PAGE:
What is Mindfulness?
Mindfulness is defined by Jon Kabat-Zinn, Ph.D as, “Paying attention, on purpose, in the present moment, non-judgmentally.”
What does the Crim Mindfulness Initiative offer?
Programming currently provided by the Crim Mindfulness Initiative includes:
School Programs - 5000+ youth and 1000+ educators served annually
- Supports a more Mindful School Culture and Climate - Crim Mindfulness Educators teach lessons and provide coaching and consulting support for systems, policy and environmental changes to create a more mindful school culture and climate in 5 districts and 23 schools.
- Engages Mindful Leaders - The Crim Mindful Ambassadors Program engages mindful leaders as key participants in the design and delivery of programming and connects them with additional training and resources to maximize impact and support sustainability.
- Provides Mindfulness Training and Workshops to interested parents, teachers, administrators, volunteers and staff in Flint, Genesee County, and beyond.
- Utilizes Evidence-Based Curricula including Inner Explorer, Yoga Ed., and Mindful Schools.
Community Programs - 1000+ adults served annually
- Community Mindfulness Workshops feature national leaders such as Deepak Chopra, MD, Jon Kabat Zinn, Ph.D. and the Holistic Life Foundation support the development of a more mindful Flint Community.
- Mindfulness-Based Stress Reduction Classes
- Youth, Family and Community Yoga Classes
- Youth, Family and Community Mindfulness Meditation Classes
- Customized mindfulness programs for interested organizations
- Search Inside Yourself Leadership Institute Workshops (starting in 2019)
The Need for Mindful Practice
Mindfulness supports health and well-being for all. When the water crisis hit Flint, the positive impacts of mindfulness became even more important as Flint youth were now also confronted with the potential of ongoing cognitive difficulties due to prolonged lead exposure. Research shows mindful practices may stimulate growth and connectivity in some of the brain structures and neural networks that can be impacted by lead exposure.
In September 2016 Dr. B Grace Bullock wrote “Crim Fitness Foundation Mindfulness Initiative.” This white paper summarizes the ways that mindfulness skills hold promise for increasing key cognitive and behavioral capacities and social competencies that are most affected by lead exposure.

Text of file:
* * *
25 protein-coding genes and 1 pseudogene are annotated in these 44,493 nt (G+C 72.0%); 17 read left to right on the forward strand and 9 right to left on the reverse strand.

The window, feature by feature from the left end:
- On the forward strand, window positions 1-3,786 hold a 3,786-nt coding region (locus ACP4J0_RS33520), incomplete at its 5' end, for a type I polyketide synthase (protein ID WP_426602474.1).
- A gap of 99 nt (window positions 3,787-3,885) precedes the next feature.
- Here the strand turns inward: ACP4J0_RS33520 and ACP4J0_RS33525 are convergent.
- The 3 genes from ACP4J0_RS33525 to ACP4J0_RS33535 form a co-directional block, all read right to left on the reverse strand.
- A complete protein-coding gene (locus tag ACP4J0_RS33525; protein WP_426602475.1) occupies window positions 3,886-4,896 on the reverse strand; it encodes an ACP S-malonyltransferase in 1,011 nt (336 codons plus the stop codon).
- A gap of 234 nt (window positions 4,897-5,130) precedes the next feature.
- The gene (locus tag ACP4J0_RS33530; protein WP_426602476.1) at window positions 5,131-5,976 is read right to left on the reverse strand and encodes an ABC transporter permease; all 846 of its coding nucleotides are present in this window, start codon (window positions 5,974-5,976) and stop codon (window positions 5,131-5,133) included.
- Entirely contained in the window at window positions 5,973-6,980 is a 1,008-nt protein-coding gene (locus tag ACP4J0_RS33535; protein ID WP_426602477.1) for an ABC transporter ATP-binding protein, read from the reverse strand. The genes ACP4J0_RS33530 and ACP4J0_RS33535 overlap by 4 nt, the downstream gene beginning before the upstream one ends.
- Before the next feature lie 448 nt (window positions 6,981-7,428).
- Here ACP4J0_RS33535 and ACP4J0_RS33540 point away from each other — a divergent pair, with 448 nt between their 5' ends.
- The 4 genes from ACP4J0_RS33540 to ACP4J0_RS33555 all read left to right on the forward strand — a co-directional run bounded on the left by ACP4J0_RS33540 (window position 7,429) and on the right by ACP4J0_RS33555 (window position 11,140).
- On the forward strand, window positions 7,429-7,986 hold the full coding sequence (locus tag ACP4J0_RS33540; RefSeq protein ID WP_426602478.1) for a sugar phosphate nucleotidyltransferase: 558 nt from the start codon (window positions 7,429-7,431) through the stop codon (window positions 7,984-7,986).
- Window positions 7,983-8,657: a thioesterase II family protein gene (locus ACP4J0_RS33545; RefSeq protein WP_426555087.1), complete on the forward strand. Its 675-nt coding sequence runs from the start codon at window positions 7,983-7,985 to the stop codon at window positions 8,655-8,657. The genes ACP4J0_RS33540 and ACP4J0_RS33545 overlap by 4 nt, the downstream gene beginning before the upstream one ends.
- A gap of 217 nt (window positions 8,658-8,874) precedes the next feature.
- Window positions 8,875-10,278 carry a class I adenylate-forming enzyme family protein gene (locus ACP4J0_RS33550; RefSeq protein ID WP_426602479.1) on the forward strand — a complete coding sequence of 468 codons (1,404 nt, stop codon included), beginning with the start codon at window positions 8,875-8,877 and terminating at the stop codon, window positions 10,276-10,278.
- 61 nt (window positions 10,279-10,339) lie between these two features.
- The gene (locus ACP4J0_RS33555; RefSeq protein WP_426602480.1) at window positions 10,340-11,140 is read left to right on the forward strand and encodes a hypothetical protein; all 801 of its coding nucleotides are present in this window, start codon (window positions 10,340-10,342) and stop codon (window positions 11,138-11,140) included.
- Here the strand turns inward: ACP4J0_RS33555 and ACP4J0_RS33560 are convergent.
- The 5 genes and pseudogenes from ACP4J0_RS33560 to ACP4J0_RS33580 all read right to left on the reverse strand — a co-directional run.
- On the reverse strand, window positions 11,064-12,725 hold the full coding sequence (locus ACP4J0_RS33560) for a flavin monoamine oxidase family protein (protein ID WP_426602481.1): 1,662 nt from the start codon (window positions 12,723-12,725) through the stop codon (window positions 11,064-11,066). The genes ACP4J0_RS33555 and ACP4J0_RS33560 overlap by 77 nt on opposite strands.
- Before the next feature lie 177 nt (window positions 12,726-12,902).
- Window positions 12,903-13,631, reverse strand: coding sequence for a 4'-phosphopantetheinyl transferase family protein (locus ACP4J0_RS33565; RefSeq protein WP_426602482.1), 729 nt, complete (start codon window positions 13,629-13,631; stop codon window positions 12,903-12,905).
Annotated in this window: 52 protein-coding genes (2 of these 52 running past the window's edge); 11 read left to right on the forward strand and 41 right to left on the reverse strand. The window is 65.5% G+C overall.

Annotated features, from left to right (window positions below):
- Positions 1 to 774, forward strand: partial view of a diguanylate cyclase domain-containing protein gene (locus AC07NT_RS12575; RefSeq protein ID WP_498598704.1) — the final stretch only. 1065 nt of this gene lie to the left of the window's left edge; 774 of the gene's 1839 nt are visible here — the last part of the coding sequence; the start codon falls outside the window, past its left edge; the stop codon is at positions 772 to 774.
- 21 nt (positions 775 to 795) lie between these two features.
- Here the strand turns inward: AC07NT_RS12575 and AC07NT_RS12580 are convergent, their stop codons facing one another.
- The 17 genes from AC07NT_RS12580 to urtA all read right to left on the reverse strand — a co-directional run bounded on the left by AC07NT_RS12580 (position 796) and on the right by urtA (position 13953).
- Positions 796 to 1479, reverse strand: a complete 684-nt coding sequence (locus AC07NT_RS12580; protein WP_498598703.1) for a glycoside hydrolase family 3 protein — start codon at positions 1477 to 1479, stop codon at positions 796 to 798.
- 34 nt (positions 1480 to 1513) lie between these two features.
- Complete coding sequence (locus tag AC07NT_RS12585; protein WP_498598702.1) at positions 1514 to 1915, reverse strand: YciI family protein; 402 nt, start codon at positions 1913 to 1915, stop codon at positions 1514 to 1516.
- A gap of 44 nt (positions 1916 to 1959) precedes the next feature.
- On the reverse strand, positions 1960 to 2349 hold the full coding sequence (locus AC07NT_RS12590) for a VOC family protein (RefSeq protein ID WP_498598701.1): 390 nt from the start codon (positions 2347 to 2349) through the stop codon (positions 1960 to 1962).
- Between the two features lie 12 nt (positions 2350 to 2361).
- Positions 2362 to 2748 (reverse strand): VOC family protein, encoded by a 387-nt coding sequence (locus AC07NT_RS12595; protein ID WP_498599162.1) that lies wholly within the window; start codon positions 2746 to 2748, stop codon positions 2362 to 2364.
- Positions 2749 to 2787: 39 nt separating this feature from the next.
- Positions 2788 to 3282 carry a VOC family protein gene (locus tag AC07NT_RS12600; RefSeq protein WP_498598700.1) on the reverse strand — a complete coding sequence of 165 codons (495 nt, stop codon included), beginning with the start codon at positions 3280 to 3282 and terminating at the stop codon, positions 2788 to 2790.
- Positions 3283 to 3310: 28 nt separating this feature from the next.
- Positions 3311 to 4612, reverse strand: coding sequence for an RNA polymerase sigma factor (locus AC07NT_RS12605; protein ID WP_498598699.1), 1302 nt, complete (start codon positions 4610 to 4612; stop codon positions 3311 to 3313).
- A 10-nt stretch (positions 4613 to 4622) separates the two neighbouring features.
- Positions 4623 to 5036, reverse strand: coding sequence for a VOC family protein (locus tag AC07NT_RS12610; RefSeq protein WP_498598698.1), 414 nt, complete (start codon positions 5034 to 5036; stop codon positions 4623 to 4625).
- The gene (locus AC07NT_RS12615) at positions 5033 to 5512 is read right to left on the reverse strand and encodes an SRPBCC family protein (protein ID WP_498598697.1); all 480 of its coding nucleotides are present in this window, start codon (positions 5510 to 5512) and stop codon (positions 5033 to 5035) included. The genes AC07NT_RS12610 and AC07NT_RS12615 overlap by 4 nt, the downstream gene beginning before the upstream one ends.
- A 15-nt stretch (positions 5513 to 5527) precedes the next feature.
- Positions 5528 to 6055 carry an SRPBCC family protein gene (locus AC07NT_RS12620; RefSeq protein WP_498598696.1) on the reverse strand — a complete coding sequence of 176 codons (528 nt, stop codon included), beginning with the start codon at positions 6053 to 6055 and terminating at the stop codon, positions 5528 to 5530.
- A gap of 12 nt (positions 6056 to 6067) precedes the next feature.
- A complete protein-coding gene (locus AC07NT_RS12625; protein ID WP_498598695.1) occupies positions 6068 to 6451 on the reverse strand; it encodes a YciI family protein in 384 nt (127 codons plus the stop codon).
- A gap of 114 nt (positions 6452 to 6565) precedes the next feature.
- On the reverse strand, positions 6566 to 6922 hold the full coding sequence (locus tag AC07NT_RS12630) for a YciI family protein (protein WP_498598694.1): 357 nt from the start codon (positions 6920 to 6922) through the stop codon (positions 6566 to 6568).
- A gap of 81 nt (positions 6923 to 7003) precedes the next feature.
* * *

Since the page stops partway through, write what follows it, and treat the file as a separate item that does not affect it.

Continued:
Since it began in 2011, the Crim Mindfulness Initiative has engaged more than 18,297 community members through training, events, and programming. In 2017 alone, more than 6,000 youth and 2,000 adults participated in mindfulness programming.
Drs. Karin Pfeiffer and Julia Felton of Michigan State University (MSU), Dr. Lenwood Hayman of University of Michigan, and Dr. B Grace Bullock of Oregon Research Institute all contribute to the evaluation and research of the initiative.
Program research and evaluation is currently most heavily focused on school programming efforts. A pilot study conducted in 2015 by Dr. Karin Pfeiffer of MSU found that mindfulness programming positively impacted the cognitive, emotional, and social health of youth in Flint schools.
- 73% of students felt mindfulness helped them focus and make better decisions
- 61% of students shared that mindfulness helped them avoid fights
Teacher reports of student behavior obtained during formative evaluation of Crim Mindfulness programming suggests that students in Flint may be benefiting from mindful practices in the classroom. Specifically students were observed to be more self-aware, better at regulating their emotions and behavior, and engaged in more prosocial and helping behaviors.
In December 2017, the team conducted a survey of all educators served by the initiative.
- 96.6% of the 112 educators who responded reported that mindfulness is a valuable practice for their students
- 87% practice mindfulness in the classroom with their students